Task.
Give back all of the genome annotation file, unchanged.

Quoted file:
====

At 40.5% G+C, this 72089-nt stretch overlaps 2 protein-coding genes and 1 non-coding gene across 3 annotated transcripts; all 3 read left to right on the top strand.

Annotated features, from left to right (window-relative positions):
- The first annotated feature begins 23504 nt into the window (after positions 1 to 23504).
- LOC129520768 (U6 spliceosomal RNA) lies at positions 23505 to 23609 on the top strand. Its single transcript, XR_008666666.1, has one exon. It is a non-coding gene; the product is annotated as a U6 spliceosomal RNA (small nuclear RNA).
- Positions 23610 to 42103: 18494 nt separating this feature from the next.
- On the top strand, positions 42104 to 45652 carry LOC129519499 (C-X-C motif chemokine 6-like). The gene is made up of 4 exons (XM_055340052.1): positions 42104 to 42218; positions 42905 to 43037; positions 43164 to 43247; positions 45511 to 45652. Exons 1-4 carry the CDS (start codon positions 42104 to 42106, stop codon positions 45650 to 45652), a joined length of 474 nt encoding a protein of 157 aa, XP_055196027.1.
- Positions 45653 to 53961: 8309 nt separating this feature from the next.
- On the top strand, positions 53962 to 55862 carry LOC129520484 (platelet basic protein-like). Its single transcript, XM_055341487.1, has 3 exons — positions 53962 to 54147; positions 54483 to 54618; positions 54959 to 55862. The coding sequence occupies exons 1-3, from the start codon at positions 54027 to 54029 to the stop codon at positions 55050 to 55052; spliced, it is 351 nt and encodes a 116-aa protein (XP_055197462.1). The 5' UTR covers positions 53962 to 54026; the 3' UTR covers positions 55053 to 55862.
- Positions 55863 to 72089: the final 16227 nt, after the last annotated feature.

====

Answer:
At 40.5% G+C, this 72089-nt stretch overlaps 2 protein-coding genes and 1 non-coding gene across 3 annotated transcripts; all 3 read left to right on the top strand.

Annotated features, from left to right (window-relative positions):
- The first annotated feature begins 23504 nt into the window (after positions 1 to 23504).
- LOC129520768 (U6 spliceosomal RNA) lies at positions 23505 to 23609 on the top strand. Its single transcript, XR_008666666.1, has one exon. It is a non-coding gene; the product is annotated as a U6 spliceosomal RNA (small nuclear RNA).
- Positions 23610 to 42103: 18494 nt separating this feature from the next.
- On the top strand, positions 42104 to 45652 carry LOC129519499 (C-X-C motif chemokine 6-like). The gene is made up of 4 exons (XM_055340052.1): positions 42104 to 42218; positions 42905 to 43037; positions 43164 to 43247; positions 45511 to 45652. Exons 1-4 carry the CDS (start codon positions 42104 to 42106, stop codon positions 45650 to 45652), a joined length of 474 nt encoding a protein of 157 aa, XP_055196027.1.
- Positions 45653 to 53961: 8309 nt separating this feature from the next.
- On the top strand, positions 53962 to 55862 carry LOC129520484 (platelet basic protein-like). Its single transcript, XM_055341487.1, has 3 exons — positions 53962 to 54147; positions 54483 to 54618; positions 54959 to 55862. The coding sequence occupies exons 1-3, from the start codon at positions 54027 to 54029 to the stop codon at positions 55050 to 55052; spliced, it is 351 nt and encodes a 116-aa protein (XP_055197462.1). The 5' UTR covers positions 53962 to 54026; the 3' UTR covers positions 55053 to 55862.
- Positions 55863 to 72089: the final 16227 nt, after the last annotated feature.